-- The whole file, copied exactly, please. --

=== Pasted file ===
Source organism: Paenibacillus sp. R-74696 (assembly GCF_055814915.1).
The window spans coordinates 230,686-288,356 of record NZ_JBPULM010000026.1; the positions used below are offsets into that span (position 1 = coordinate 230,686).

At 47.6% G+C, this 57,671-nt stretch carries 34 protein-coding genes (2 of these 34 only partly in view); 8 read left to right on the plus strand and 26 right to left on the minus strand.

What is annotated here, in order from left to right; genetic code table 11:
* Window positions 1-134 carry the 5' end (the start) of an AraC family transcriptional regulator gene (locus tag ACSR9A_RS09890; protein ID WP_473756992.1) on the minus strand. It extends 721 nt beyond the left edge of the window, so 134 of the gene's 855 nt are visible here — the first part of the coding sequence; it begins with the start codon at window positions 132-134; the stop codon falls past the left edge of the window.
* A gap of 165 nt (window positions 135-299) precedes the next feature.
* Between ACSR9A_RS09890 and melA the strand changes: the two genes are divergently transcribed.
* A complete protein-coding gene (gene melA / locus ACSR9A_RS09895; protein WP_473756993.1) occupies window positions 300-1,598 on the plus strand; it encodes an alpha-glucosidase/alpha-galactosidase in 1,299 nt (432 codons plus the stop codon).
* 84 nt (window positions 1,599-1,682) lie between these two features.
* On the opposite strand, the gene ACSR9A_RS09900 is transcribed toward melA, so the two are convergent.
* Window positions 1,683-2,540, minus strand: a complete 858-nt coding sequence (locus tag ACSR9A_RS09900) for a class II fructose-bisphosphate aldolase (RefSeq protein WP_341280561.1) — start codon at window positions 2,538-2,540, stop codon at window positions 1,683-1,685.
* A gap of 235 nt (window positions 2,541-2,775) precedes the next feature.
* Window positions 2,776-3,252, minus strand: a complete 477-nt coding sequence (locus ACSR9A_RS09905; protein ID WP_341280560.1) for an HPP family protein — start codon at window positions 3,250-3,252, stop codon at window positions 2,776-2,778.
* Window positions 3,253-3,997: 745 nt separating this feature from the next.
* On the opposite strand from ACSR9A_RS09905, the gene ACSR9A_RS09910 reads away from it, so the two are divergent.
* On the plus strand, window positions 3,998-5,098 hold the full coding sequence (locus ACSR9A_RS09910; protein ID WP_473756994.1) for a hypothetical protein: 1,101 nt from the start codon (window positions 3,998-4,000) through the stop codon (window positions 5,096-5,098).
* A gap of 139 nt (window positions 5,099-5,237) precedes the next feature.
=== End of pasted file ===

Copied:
Source organism: Paenibacillus sp. R-74696 (assembly GCF_055814915.1).
The window spans coordinates 230,686-288,356 of record NZ_JBPULM010000026.1; the positions used below are offsets into that span (position 1 = coordinate 230,686).

At 47.6% G+C, this 57,671-nt stretch carries 34 protein-coding genes (2 of these 34 only partly in view); 8 read left to right on the plus strand and 26 right to left on the minus strand.

What is annotated here, in order from left to right; genetic code table 11:
* Window positions 1-134 carry the 5' end (the start) of an AraC family transcriptional regulator gene (locus tag ACSR9A_RS09890; protein ID WP_473756992.1) on the minus strand. It extends 721 nt beyond the left edge of the window, so 134 of the gene's 855 nt are visible here — the first part of the coding sequence; it begins with the start codon at window positions 132-134; the stop codon falls past the left edge of the window.
* A gap of 165 nt (window positions 135-299) precedes the next feature.
* Between ACSR9A_RS09890 and melA the strand changes: the two genes are divergently transcribed.
* A complete protein-coding gene (gene melA / locus ACSR9A_RS09895; protein WP_473756993.1) occupies window positions 300-1,598 on the plus strand; it encodes an alpha-glucosidase/alpha-galactosidase in 1,299 nt (432 codons plus the stop codon).
* 84 nt (window positions 1,599-1,682) lie between these two features.
* On the opposite strand, the gene ACSR9A_RS09900 is transcribed toward melA, so the two are convergent.
* Window positions 1,683-2,540, minus strand: a complete 858-nt coding sequence (locus tag ACSR9A_RS09900) for a class II fructose-bisphosphate aldolase (RefSeq protein WP_341280561.1) — start codon at window positions 2,538-2,540, stop codon at window positions 1,683-1,685.
* A gap of 235 nt (window positions 2,541-2,775) precedes the next feature.
* Window positions 2,776-3,252, minus strand: a complete 477-nt coding sequence (locus ACSR9A_RS09905; protein ID WP_341280560.1) for an HPP family protein — start codon at window positions 3,250-3,252, stop codon at window positions 2,776-2,778.
* Window positions 3,253-3,997: 745 nt separating this feature from the next.
* On the opposite strand from ACSR9A_RS09905, the gene ACSR9A_RS09910 reads away from it, so the two are divergent.
* On the plus strand, window positions 3,998-5,098 hold the full coding sequence (locus ACSR9A_RS09910; protein ID WP_473756994.1) for a hypothetical protein: 1,101 nt from the start codon (window positions 3,998-4,000) through the stop codon (window positions 5,096-5,098).
* A gap of 139 nt (window positions 5,099-5,237) precedes the next feature.